A complete contour map, where traces of tomb raiding and soil erosion (due to digging) can be clearly seen at the rear of the tomb.

A complete contour map, where traces of tomb raiding
and soil erosion (due to digging) can be clearly seen at
the rear of the tomb.

As the team continued with their analysis, they further realized that the embankments in ancient tombs were created using construction techniques that are almost identical to present day methods. Amazed by how advanced technology had been back then, Prof. Niiro commented, “I think they probably memorized the methods since there were no design drawings back then. While it may have been complicated, people must have created the tombs based on principles they had memorized. Even now, embankments are made with the same incline as that of ancient tombs. The wisdom that ancient civilization possessed is truly astonishing.”

Future Applications of 3D Data

Having scanned five ancient tombs with Prof. Niiro, Mr. Seki readily highlighted the benefits of using the Focus3D for such projects. He revealed, “Some of the device’s advantages are its compact nature and portability, which enables it to be set up anywhere. The ability to deploy it easily means that survey time is drastically reduced. Even if a grave has to be destroyed, the Focus3D can be used to scan and digitize the site for archival first. Prof. Niiro is at the forefront of the research in that regard.”

Expounding on the idea of actively using the Focus3D for surveying of public infrastructures, he added, “Since the Focus3D can scan large structures in a short time, we have managed to scan large-scale public facilities such as dams. If we can incorporate public coordinates into our scans, it would add tremendous value to our survey data.”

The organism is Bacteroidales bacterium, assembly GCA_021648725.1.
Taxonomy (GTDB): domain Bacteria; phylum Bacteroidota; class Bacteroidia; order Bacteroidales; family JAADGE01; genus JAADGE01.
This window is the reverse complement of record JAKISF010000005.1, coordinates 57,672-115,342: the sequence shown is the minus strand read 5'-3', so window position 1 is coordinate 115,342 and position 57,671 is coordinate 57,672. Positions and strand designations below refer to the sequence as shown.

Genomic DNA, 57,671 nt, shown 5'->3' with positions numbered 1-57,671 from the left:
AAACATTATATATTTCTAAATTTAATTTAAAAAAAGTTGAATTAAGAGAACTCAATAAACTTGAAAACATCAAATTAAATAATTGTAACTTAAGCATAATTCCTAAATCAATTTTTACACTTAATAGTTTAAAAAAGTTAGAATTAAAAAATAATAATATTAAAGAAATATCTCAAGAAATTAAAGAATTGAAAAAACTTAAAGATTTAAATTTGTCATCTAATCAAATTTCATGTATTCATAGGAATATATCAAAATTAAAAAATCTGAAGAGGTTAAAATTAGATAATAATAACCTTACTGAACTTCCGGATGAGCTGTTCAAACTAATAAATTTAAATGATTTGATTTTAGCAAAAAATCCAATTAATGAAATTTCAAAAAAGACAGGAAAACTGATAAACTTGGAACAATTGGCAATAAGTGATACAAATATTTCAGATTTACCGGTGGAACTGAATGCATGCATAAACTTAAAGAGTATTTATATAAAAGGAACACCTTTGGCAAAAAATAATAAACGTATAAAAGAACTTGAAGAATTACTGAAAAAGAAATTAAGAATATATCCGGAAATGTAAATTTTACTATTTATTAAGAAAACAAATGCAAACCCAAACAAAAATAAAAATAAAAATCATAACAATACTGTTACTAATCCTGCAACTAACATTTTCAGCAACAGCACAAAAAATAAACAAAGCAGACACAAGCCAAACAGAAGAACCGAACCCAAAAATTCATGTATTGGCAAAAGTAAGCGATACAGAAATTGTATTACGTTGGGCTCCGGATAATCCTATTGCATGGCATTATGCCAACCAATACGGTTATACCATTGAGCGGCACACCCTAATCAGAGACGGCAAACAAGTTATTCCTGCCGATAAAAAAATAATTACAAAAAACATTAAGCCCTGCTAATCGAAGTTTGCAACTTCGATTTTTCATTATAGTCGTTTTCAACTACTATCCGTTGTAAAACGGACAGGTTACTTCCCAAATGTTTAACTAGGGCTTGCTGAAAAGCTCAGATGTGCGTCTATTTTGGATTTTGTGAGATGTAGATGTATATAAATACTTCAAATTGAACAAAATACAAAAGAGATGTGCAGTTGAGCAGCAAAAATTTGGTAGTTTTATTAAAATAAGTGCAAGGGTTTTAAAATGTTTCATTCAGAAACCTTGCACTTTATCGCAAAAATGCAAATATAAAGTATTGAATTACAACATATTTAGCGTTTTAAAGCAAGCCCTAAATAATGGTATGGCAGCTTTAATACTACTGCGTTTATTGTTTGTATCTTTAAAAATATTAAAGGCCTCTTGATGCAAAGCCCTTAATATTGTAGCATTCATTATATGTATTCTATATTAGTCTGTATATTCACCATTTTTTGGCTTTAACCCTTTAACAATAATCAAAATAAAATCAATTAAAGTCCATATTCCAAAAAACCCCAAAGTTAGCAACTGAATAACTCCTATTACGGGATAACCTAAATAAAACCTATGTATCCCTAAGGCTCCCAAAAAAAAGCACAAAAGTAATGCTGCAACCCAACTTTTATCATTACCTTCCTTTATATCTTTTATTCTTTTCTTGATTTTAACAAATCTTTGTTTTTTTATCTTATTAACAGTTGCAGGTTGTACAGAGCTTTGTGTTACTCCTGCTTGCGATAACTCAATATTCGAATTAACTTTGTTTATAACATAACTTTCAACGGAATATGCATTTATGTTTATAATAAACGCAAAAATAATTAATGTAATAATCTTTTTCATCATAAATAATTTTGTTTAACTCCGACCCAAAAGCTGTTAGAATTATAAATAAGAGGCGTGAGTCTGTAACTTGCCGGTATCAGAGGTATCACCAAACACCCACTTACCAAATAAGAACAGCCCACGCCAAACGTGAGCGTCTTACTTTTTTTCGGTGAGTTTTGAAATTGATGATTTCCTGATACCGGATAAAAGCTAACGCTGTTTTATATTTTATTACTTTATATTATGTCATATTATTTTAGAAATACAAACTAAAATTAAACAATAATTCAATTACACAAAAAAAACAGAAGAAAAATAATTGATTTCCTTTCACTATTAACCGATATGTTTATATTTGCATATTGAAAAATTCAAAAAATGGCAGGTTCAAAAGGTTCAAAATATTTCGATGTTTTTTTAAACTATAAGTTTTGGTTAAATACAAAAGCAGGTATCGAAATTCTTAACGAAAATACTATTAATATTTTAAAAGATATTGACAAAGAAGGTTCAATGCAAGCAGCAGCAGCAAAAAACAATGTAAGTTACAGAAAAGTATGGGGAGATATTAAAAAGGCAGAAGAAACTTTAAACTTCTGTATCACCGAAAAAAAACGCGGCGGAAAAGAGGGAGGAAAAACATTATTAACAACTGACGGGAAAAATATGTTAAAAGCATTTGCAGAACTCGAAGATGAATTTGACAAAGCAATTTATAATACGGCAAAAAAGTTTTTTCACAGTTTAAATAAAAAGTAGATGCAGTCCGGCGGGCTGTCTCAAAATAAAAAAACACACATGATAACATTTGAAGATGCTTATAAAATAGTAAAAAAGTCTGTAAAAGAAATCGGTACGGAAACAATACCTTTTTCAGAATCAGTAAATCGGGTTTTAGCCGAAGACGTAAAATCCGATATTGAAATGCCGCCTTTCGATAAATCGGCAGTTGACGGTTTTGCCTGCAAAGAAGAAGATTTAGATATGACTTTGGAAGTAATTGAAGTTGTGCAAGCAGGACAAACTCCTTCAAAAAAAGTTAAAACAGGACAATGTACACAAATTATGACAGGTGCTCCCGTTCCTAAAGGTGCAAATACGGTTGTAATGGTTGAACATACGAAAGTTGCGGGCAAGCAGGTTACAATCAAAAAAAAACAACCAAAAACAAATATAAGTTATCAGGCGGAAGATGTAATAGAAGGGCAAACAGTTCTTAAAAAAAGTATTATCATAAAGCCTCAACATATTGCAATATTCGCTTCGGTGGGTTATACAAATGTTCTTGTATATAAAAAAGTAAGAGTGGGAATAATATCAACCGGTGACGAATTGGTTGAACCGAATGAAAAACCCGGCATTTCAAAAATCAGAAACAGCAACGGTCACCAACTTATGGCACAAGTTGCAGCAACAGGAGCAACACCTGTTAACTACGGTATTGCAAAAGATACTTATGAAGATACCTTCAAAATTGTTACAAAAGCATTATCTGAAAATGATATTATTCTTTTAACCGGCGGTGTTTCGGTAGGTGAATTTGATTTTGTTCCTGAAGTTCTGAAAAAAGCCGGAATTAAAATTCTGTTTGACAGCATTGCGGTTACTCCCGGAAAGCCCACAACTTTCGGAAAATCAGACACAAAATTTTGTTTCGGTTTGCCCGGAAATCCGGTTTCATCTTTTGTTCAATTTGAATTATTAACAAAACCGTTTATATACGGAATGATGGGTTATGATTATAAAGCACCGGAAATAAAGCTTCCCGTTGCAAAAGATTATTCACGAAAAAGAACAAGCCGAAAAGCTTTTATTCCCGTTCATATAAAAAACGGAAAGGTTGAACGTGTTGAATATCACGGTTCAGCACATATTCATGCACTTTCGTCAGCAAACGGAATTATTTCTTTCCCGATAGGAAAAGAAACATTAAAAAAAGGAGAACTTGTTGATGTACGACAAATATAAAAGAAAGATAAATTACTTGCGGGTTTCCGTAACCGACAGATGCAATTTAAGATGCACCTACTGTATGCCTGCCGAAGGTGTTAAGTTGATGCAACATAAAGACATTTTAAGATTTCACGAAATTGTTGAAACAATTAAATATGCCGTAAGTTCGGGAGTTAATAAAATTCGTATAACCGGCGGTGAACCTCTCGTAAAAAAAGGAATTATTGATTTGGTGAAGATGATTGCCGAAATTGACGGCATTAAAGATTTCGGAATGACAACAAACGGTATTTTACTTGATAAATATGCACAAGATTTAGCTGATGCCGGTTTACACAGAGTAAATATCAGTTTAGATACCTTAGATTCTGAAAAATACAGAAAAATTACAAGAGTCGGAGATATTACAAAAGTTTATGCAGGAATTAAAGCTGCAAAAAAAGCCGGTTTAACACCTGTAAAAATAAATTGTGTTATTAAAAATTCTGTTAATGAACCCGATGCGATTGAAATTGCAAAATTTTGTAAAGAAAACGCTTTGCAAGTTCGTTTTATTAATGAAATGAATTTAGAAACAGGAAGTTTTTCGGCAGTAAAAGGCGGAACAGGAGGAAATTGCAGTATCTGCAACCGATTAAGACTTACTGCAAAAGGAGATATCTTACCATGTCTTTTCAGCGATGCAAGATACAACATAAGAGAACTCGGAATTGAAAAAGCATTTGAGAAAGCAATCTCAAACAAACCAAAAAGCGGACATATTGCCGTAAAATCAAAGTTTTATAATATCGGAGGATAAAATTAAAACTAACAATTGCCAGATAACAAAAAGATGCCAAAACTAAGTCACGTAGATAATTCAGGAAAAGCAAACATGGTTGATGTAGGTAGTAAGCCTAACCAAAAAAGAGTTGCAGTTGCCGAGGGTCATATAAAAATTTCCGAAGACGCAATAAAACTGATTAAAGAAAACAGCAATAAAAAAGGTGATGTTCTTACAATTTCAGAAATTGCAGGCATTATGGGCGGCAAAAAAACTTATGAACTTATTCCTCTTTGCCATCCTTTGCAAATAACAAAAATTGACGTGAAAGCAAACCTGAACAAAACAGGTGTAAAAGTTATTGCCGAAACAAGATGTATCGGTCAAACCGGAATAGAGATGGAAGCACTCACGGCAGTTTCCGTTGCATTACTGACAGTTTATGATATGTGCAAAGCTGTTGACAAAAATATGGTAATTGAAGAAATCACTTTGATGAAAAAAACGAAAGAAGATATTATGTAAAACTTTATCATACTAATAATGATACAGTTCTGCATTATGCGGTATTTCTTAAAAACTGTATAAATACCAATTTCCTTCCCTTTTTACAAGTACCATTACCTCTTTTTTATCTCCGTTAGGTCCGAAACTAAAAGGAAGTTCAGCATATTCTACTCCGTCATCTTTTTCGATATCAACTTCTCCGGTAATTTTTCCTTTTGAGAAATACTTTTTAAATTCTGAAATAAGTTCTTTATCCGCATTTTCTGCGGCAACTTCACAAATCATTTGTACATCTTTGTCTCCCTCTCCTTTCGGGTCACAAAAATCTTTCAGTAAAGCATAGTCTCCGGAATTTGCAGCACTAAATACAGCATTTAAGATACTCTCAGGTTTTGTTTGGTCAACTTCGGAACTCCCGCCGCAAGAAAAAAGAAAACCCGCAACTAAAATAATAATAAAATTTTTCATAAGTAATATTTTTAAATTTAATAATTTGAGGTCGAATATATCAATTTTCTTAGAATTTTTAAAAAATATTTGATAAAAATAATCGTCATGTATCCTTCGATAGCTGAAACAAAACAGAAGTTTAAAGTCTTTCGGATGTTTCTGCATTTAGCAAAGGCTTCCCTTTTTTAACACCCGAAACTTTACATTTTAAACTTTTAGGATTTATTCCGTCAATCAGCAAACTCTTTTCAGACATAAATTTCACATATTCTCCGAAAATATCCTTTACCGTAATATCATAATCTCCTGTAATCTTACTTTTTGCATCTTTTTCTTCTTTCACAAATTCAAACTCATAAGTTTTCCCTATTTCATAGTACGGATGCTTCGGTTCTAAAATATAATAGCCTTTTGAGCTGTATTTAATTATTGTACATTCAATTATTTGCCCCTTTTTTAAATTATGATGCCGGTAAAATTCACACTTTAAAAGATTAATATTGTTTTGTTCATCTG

Scanning of the Aguraguchi Dam that is mid-stream of the Nakagawa River in Tokushima Prefecture. A small and lightweight device, the Focus3D can be easily set up even in areas with rugged terrain.

Scanning of the Aguraguchi Dam that is mid-stream of
the Nakagawa River in Tokushima Prefecture. A small and
lightweight device, the Focus3D can be easily set up
even in areas with rugged terrain.

Prof. Niiro said, “Now that we understand the design principle behind a typical ancient tomb, we are going to apply that knowledge to smaller ancient tombs so as to decipher how they were created back then. When I present the results from my analysis of a famous ancient tomb, I expect a sharp increase in awareness for this subject matter. I think 3D data will continue to be widely utilized in ancient tomb analysis.”

Looking ahead, Prof. Niiro anticipates embarking on more projects to digitize archeological finds with Mr. Seki. He also hopes to work with 3D information in the research of ancient tiles, which to-date has only been studied with rubbing techniques to obtain 2D impressions.